Continuous Deployment for Firebase using Semaphore

This is a guest post by Abe Haskins, a Firebase engineer at Google. For the past five years, Abe has been helping engineers build Firebase-powered things to help them take over the world.

Firebase has you covered when it comes to building and architecting your app, but what about deploying your projects onto Firebase? Until now that’s been a manual process done via firebase-tools (the command-line interface for Firebase), but now we can use the power of Semaphore to create an entirely automated continuous deployment process.

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The Node community is constantly expanding and enterprises are adding it to their stacks, because they can use the same language throughout the entire stack. This year, the Node.js Foundation released the results of a survey which identified how and on which projects people use it. One thing they haven't covered are the versions of Node.js used in projects, which we'll do in this post. This is our our third annual analysis of Node.js versions used in projects on Semaphore's hosted CI/CD service.

Node.js versions used for new commercial projects on Semaphore in 2017

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The Ruby community is famous for fast development of greenfield projects and quick acceptance of new concepts. However, it's worth noting that a lot of mature projects such as GitHub, Shopify and Basecamp also operate with Ruby at their core. Every year we take the opportunity to check which versions of Ruby are used for building real-world applications. The data is based on private projects which are tested and deployed on Semaphore's hosted CI/CD service.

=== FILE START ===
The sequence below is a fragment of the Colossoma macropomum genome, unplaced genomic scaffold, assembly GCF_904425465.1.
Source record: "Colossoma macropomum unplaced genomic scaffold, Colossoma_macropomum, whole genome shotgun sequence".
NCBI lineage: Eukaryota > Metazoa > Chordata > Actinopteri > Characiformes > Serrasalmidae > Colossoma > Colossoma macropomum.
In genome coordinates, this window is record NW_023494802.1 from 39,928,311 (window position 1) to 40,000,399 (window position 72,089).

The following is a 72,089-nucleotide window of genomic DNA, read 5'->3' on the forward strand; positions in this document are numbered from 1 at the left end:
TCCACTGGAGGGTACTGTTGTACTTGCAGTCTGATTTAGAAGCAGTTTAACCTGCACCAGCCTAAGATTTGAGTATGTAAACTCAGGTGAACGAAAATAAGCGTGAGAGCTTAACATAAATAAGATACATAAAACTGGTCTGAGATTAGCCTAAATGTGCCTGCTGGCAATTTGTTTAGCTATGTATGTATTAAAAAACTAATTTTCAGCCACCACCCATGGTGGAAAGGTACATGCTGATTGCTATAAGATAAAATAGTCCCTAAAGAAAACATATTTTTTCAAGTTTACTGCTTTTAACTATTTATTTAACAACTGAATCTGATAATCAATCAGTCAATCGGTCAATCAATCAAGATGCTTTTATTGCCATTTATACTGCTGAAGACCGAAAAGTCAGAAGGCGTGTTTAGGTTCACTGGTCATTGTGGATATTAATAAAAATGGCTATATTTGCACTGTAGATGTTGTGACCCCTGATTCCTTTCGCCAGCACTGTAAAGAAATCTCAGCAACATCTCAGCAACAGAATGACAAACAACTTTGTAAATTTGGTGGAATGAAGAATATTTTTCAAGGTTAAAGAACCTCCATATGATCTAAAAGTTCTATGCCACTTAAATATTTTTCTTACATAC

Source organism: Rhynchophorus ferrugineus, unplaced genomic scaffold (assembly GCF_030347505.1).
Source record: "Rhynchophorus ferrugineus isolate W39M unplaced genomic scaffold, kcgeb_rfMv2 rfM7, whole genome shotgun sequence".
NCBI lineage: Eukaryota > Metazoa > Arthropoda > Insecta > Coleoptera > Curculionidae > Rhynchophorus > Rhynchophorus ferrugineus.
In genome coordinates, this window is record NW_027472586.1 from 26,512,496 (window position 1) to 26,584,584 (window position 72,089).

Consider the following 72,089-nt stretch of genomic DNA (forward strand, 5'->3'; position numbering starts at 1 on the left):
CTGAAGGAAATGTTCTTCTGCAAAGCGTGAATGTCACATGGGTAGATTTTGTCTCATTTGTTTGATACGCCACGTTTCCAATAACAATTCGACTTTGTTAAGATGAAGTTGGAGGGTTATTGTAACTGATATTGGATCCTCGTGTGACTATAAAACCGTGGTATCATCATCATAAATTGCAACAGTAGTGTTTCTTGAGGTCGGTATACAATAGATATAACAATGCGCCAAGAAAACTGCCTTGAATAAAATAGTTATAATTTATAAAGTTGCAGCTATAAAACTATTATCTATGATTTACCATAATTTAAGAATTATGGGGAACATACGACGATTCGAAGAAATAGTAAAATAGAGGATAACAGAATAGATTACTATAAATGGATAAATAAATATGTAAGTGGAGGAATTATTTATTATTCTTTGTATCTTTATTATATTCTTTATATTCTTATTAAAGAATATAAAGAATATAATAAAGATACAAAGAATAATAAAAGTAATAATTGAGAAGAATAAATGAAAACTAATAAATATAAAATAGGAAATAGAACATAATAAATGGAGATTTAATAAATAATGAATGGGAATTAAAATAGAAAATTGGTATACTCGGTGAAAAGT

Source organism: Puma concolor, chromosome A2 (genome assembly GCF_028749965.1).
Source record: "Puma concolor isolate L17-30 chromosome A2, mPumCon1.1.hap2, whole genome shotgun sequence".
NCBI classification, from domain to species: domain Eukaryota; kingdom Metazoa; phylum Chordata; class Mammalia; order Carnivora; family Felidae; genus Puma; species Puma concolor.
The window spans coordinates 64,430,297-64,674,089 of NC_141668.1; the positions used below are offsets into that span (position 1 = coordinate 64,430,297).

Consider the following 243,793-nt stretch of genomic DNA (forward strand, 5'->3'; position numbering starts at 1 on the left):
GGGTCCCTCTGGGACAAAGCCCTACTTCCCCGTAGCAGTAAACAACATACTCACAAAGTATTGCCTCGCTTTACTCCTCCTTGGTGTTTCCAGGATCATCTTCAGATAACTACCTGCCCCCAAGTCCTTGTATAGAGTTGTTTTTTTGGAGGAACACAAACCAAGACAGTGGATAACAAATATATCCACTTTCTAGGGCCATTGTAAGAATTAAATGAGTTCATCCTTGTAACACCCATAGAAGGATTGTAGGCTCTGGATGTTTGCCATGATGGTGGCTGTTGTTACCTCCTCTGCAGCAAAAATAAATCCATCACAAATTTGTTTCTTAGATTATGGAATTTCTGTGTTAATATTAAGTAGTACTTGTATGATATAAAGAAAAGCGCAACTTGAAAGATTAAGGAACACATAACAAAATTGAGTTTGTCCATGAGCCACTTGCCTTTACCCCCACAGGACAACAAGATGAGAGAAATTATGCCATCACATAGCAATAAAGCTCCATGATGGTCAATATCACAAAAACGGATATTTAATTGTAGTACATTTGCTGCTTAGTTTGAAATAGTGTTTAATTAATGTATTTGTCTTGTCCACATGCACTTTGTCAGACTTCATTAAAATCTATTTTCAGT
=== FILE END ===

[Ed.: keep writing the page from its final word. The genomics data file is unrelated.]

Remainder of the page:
Ruby versions used for new commercial projects on Semaphore in 2017

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Continuous Integration with Docker Compose

This is a guest post by Nigel Brown, an independent Docker specialist who writes, teaches, and consults on all things Docker-related. Based in the UK, he travels regularly, and can be found at windsock.io, and on GitHub.

If you take heed of any of the many reports relating to cloud-native computing, then you'd be forgiven for thinking that every organization, large or small, is well on the way to a microservices-oriented application nirvana. The truth is, of course, that a good number of organizations have started the journey, but still maintain traditional monolithic applications, and have some way to go in the journey. Is it possible to take advantage of the new set of cloud-native technologies such as Docker, when you have applications of mixed architectural styles?

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